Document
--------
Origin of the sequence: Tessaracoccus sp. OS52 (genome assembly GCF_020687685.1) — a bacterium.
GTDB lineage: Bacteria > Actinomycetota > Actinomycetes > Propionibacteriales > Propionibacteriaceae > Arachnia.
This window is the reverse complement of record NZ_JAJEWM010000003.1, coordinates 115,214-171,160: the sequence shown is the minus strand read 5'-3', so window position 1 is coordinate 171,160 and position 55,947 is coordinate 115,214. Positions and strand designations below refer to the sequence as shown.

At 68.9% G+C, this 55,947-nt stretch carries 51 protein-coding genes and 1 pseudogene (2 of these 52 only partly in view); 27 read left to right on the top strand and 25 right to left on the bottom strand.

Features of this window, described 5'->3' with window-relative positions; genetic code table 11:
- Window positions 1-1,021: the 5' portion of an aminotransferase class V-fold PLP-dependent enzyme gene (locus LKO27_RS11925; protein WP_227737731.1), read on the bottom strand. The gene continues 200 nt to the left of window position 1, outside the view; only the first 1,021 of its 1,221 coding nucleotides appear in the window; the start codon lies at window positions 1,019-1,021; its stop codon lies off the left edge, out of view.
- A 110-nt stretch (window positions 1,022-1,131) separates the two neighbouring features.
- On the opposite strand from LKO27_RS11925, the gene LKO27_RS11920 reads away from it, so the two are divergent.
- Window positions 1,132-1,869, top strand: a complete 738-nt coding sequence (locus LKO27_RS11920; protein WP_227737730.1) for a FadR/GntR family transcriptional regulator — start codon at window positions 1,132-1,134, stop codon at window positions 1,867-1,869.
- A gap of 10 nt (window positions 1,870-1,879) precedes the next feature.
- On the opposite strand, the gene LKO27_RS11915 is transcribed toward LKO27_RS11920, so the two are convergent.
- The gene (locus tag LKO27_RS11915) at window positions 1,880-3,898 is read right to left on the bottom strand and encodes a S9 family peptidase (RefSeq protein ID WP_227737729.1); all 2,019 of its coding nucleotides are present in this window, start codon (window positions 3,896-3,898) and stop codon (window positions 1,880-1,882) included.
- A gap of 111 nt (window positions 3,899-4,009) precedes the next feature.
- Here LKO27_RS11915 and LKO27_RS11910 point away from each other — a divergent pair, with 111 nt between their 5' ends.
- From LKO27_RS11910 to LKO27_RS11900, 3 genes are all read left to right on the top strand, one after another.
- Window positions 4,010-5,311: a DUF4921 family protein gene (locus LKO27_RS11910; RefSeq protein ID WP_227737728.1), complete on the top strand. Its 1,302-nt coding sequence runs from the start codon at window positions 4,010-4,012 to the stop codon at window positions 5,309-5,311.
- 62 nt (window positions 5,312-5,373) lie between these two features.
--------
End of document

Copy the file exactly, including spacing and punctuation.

Origin of the sequence: Tessaracoccus sp. OS52 (genome assembly GCF_020687685.1) — a bacterium.
GTDB lineage: Bacteria > Actinomycetota > Actinomycetes > Propionibacteriales > Propionibacteriaceae > Arachnia.
This window is the reverse complement of record NZ_JAJEWM010000003.1, coordinates 115,214-171,160: the sequence shown is the minus strand read 5'-3', so window position 1 is coordinate 171,160 and position 55,947 is coordinate 115,214. Positions and strand designations below refer to the sequence as shown.

At 68.9% G+C, this 55,947-nt stretch carries 51 protein-coding genes and 1 pseudogene (2 of these 52 only partly in view); 27 read left to right on the top strand and 25 right to left on the bottom strand.

Features of this window, described 5'->3' with window-relative positions; genetic code table 11:
- Window positions 1-1,021: the 5' portion of an aminotransferase class V-fold PLP-dependent enzyme gene (locus LKO27_RS11925; protein WP_227737731.1), read on the bottom strand. The gene continues 200 nt to the left of window position 1, outside the view; only the first 1,021 of its 1,221 coding nucleotides appear in the window; the start codon lies at window positions 1,019-1,021; its stop codon lies off the left edge, out of view.
- A 110-nt stretch (window positions 1,022-1,131) separates the two neighbouring features.
- On the opposite strand from LKO27_RS11925, the gene LKO27_RS11920 reads away from it, so the two are divergent.
- Window positions 1,132-1,869, top strand: a complete 738-nt coding sequence (locus LKO27_RS11920; protein WP_227737730.1) for a FadR/GntR family transcriptional regulator — start codon at window positions 1,132-1,134, stop codon at window positions 1,867-1,869.
- A gap of 10 nt (window positions 1,870-1,879) precedes the next feature.
- On the opposite strand, the gene LKO27_RS11915 is transcribed toward LKO27_RS11920, so the two are convergent.
- The gene (locus tag LKO27_RS11915) at window positions 1,880-3,898 is read right to left on the bottom strand and encodes a S9 family peptidase (RefSeq protein ID WP_227737729.1); all 2,019 of its coding nucleotides are present in this window, start codon (window positions 3,896-3,898) and stop codon (window positions 1,880-1,882) included.
- A gap of 111 nt (window positions 3,899-4,009) precedes the next feature.
- Here LKO27_RS11915 and LKO27_RS11910 point away from each other — a divergent pair, with 111 nt between their 5' ends.
- From LKO27_RS11910 to LKO27_RS11900, 3 genes are all read left to right on the top strand, one after another.
- Window positions 4,010-5,311: a DUF4921 family protein gene (locus LKO27_RS11910; RefSeq protein ID WP_227737728.1), complete on the top strand. Its 1,302-nt coding sequence runs from the start codon at window positions 4,010-4,012 to the stop codon at window positions 5,309-5,311.
- 62 nt (window positions 5,312-5,373) lie between these two features.